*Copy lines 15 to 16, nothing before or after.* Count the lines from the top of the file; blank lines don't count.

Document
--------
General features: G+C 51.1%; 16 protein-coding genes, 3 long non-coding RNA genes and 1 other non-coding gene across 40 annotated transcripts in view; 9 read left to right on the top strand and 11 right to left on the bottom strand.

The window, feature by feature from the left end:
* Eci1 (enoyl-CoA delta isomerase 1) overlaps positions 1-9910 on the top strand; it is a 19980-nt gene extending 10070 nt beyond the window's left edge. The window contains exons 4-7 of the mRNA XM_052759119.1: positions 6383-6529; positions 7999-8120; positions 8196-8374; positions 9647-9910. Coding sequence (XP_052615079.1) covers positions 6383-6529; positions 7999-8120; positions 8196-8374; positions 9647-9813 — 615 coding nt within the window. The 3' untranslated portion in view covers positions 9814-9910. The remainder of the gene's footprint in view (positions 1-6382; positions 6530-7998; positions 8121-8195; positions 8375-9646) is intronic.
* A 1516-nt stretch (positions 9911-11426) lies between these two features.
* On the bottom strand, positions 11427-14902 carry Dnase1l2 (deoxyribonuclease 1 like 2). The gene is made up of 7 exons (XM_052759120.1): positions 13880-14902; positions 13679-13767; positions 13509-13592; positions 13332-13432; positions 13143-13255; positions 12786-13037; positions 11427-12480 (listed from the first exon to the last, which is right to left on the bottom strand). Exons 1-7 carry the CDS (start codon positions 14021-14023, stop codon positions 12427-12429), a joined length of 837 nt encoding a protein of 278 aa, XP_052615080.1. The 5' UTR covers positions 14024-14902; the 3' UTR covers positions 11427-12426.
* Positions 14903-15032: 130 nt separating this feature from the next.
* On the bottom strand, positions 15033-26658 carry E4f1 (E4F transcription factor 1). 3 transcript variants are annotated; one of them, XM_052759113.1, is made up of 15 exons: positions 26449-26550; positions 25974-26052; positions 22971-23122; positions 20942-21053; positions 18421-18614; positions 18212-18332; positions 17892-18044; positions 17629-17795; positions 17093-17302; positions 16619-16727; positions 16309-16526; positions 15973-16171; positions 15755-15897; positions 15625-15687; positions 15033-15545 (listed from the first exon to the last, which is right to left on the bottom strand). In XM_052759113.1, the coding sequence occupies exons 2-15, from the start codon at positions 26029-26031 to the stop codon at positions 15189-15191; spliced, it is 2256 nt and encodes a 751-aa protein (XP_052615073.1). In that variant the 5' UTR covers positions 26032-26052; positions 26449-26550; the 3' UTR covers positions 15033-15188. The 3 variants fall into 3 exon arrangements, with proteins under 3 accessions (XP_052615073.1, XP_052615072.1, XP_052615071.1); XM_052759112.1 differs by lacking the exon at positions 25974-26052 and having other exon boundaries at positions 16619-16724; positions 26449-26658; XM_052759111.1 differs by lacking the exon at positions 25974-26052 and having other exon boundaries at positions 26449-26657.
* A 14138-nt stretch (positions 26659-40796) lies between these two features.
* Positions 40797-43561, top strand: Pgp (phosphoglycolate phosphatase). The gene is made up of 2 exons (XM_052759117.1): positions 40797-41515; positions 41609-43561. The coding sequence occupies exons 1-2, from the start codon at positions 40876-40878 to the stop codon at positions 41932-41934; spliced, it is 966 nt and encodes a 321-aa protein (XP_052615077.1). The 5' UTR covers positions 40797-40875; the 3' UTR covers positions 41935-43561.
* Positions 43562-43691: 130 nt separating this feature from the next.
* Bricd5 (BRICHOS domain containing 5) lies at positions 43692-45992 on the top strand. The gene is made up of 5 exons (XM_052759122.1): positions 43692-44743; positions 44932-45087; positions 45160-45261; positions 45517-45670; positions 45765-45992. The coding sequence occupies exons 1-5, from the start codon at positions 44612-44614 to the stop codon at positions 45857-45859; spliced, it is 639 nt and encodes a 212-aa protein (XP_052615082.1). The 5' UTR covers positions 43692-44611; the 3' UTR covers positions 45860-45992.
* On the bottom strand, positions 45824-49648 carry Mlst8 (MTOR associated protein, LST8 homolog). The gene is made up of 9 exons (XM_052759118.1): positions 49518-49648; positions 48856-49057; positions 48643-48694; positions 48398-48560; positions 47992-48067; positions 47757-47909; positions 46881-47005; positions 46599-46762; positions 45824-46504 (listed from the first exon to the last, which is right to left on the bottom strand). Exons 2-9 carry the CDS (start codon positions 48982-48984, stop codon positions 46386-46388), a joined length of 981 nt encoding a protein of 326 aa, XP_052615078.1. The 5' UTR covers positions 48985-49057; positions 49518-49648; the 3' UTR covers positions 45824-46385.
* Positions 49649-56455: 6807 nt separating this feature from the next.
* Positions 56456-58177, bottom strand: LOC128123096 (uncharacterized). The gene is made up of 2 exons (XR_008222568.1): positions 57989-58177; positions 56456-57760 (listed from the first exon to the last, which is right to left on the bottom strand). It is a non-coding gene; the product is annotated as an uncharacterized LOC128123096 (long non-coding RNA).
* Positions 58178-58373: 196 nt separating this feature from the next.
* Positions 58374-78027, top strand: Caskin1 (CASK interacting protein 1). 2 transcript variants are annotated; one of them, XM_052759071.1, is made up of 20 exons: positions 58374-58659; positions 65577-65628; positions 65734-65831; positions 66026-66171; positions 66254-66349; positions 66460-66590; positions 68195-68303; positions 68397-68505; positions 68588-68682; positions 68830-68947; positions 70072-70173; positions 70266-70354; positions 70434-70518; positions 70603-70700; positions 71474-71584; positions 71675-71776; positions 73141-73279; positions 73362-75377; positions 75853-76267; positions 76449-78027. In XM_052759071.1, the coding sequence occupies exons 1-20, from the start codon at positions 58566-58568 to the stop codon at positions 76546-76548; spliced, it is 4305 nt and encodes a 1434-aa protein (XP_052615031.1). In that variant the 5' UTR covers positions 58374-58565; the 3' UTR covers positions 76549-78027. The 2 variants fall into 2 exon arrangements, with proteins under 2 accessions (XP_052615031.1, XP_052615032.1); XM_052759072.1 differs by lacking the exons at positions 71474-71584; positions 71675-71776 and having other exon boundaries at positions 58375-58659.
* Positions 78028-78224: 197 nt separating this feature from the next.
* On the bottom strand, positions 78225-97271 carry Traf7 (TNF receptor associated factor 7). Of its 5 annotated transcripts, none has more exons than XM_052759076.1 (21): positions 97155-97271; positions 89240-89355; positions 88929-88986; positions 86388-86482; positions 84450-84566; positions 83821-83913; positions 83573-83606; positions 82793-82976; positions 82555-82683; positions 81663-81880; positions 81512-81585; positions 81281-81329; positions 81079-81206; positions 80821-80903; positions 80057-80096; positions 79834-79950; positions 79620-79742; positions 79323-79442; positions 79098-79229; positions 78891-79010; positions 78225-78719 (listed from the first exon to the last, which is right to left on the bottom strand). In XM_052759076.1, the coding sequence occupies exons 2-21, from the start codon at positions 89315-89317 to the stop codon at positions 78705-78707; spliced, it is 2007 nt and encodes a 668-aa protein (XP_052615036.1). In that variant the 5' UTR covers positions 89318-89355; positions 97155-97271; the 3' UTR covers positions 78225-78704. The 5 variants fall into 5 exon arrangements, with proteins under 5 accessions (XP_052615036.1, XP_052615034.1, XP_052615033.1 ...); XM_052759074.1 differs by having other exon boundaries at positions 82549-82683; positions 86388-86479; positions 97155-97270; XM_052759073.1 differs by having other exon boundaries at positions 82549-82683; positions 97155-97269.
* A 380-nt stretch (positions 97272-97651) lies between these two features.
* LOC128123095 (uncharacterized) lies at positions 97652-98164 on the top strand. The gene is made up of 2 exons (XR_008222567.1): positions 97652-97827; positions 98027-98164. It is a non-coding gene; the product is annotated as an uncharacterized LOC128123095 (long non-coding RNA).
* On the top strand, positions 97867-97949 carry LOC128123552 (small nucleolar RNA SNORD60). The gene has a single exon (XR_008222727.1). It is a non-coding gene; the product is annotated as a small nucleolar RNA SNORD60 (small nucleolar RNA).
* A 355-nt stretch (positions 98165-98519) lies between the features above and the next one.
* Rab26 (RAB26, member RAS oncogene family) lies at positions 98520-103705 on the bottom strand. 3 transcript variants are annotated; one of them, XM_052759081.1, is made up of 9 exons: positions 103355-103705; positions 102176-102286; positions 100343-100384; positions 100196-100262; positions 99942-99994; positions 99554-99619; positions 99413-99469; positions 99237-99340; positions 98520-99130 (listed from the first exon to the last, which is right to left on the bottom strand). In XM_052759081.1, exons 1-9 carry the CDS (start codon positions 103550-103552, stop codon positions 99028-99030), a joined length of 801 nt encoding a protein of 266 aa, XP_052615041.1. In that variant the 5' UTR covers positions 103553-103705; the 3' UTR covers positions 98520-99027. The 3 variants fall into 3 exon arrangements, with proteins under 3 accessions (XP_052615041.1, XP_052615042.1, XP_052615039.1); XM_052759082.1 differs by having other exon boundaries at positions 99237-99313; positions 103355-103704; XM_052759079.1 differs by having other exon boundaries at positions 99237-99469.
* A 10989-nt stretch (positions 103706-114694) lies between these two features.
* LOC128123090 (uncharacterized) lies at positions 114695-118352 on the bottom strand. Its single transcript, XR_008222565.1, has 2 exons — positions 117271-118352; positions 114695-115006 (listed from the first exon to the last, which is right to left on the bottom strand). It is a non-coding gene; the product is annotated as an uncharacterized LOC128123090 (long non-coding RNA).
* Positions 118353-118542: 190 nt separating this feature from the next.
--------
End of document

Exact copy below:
* Positions 58178-58373: 196 nt separating this feature from the next.
* Positions 58374-78027, top strand: Caskin1 (CASK interacting protein 1). 2 transcript variants are annotated; one of them, XM_052759071.1, is made up of 20 exons: positions 58374-58659; positions 65577-65628; positions 65734-65831; positions 66026-66171; positions 66254-66349; positions 66460-66590; positions 68195-68303; positions 68397-68505; positions 68588-68682; positions 68830-68947; positions 70072-70173; positions 70266-70354; positions 70434-70518; positions 70603-70700; positions 71474-71584; positions 71675-71776; positions 73141-73279; positions 73362-75377; positions 75853-76267; positions 76449-78027. In XM_052759071.1, the coding sequence occupies exons 1-20, from the start codon at positions 58566-58568 to the stop codon at positions 76546-76548; spliced, it is 4305 nt and encodes a 1434-aa protein (XP_052615031.1). In that variant the 5' UTR covers positions 58374-58565; the 3' UTR covers positions 76549-78027. The 2 variants fall into 2 exon arrangements, with proteins under 2 accessions (XP_052615031.1, XP_052615032.1); XM_052759072.1 differs by lacking the exons at positions 71474-71584; positions 71675-71776 and having other exon boundaries at positions 58375-58659.